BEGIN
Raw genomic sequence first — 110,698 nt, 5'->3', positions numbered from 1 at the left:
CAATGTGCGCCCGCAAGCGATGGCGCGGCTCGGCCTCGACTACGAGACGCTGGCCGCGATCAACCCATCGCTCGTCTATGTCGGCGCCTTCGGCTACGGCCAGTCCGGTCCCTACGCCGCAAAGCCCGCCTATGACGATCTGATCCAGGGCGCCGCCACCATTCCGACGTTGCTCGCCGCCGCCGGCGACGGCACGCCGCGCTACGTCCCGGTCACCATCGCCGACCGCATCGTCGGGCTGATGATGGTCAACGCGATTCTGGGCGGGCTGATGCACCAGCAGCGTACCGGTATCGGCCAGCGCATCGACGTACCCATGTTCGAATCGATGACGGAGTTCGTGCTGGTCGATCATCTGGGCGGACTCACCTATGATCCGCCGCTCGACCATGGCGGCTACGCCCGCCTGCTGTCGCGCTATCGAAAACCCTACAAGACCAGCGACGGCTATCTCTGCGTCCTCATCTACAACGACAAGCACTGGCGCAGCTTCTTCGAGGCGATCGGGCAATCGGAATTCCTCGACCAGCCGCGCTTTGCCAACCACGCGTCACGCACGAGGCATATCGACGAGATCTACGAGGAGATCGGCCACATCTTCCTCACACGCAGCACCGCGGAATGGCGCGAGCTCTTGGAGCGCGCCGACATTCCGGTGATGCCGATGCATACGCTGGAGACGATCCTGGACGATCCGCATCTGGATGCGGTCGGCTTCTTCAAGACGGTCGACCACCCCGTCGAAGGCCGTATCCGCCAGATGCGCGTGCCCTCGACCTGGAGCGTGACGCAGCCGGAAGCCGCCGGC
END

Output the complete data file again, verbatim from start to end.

Raw genomic sequence first — 110,698 nt, 5'->3', positions numbered from 1 at the left:
CAATGTGCGCCCGCAAGCGATGGCGCGGCTCGGCCTCGACTACGAGACGCTGGCCGCGATCAACCCATCGCTCGTCTATGTCGGCGCCTTCGGCTACGGCCAGTCCGGTCCCTACGCCGCAAAGCCCGCCTATGACGATCTGATCCAGGGCGCCGCCACCATTCCGACGTTGCTCGCCGCCGCCGGCGACGGCACGCCGCGCTACGTCCCGGTCACCATCGCCGACCGCATCGTCGGGCTGATGATGGTCAACGCGATTCTGGGCGGGCTGATGCACCAGCAGCGTACCGGTATCGGCCAGCGCATCGACGTACCCATGTTCGAATCGATGACGGAGTTCGTGCTGGTCGATCATCTGGGCGGACTCACCTATGATCCGCCGCTCGACCATGGCGGCTACGCCCGCCTGCTGTCGCGCTATCGAAAACCCTACAAGACCAGCGACGGCTATCTCTGCGTCCTCATCTACAACGACAAGCACTGGCGCAGCTTCTTCGAGGCGATCGGGCAATCGGAATTCCTCGACCAGCCGCGCTTTGCCAACCACGCGTCACGCACGAGGCATATCGACGAGATCTACGAGGAGATCGGCCACATCTTCCTCACACGCAGCACCGCGGAATGGCGCGAGCTCTTGGAGCGCGCCGACATTCCGGTGATGCCGATGCATACGCTGGAGACGATCCTGGACGATCCGCATCTGGATGCGGTCGGCTTCTTCAAGACGGTCGACCACCCCGTCGAAGGCCGTATCCGCCAGATGCGCGTGCCCTCGACCTGGAGCGTGACGCAGCCGGAAGCCGCCGGC